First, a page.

What the Children Told Us: The Untold Story of the Famous “Doll Test” and the Black Psychologists Who Changed the World

Written by Tim Spofford
Review by K. M. Sandrick

In the 1940s a pair of psychologists began to test the effects of segregation on Black children using what has become famous as the Doll Test. The children were given two dolls—a white one with yellow hair and a brown one with black hair. Invariably, the Black children chose the white doll when asked which toy they’d like to play with, or which one was nice. Their findings were instrumental in the Supreme Court’s Brown v. Board of Education decision that concluded separation of school children based solely on race led to often irreversible feelings of inferiority and that opened the door to full educational integration.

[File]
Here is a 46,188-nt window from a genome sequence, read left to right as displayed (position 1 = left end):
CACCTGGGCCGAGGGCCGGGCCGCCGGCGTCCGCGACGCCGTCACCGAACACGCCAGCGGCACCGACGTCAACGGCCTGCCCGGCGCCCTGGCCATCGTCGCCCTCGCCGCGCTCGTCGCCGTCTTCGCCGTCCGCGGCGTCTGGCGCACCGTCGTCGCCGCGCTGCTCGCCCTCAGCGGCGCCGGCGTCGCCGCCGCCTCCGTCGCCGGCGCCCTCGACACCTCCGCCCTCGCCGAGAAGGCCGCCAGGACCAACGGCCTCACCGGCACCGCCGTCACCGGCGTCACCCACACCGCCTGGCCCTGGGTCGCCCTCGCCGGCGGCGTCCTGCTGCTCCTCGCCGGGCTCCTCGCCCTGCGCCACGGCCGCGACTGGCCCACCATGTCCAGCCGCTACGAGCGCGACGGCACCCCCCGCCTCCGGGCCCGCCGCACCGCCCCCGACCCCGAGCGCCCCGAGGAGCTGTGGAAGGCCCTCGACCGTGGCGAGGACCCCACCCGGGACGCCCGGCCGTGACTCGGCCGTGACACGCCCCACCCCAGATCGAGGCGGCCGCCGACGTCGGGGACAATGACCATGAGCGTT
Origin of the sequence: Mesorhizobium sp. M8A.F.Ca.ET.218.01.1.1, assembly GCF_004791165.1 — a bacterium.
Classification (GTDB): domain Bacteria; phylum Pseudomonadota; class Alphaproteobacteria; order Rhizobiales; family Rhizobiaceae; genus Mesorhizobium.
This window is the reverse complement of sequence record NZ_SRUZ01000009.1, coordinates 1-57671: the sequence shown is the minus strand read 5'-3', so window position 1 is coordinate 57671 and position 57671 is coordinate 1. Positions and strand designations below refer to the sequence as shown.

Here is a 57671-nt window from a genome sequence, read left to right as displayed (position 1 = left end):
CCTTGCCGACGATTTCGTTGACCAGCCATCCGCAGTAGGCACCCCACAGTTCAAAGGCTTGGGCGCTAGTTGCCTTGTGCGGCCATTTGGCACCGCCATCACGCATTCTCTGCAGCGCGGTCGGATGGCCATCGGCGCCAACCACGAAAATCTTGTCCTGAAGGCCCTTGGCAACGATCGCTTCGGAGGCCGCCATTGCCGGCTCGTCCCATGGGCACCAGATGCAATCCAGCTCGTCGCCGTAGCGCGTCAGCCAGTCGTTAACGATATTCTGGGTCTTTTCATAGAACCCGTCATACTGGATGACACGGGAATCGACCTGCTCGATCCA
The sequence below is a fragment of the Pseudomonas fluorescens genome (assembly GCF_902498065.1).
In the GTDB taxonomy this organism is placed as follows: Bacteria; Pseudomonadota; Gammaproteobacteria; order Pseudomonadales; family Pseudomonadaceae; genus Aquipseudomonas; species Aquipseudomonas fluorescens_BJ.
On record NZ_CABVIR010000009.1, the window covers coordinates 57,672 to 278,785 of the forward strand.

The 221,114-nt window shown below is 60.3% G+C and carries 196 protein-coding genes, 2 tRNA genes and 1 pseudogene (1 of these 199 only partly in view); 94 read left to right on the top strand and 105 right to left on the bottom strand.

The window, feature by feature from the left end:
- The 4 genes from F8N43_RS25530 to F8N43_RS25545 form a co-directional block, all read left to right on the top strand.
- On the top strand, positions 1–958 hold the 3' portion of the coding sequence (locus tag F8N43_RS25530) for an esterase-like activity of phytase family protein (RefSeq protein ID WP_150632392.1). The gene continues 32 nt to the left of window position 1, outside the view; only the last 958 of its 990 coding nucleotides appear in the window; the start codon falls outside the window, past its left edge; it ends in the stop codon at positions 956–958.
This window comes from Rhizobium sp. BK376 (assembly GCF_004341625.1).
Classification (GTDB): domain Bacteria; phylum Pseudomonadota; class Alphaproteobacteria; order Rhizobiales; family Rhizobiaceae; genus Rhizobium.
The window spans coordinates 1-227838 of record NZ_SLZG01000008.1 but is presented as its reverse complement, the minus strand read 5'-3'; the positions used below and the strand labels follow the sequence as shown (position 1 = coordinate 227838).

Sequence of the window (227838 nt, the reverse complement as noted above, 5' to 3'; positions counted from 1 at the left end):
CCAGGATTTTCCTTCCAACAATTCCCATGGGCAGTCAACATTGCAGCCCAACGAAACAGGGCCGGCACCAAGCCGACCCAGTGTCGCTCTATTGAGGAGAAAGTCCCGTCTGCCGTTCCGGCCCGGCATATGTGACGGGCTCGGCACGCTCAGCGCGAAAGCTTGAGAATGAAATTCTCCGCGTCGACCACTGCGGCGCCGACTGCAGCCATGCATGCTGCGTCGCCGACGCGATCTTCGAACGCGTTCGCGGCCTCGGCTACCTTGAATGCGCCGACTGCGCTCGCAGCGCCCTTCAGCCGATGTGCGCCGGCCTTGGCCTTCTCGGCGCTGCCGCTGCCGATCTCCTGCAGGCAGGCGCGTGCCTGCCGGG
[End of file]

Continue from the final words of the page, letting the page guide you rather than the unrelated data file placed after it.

What the Children Told Us provides the story behind the Doll Test. It gives personal details about Dr. Kenneth Clark and his wife Mamie, the pair who developed the test and conducted the experiments. Chapters introduce readers to Mamie and Kenneth in the mid-1930s and follow their courtship and marriage and their life in Harlem as well as their involvement with leaders of the civil rights movement and the legendary Thurgood Marshall.

Author Spofford is a long-time journalist who specialized in writing about education and was well-acquainted with Clark, whom he often interviewed. What the Children Told Us is straightforward reportage. It is heavily researched and documented and adds flesh to some of the bones of knowledge about the 1940s, the psychological community, and growing civil rights efforts. It raises and leaves open the answer to the question: “How much damage has segregation inflicted on children over the years, including white ones?”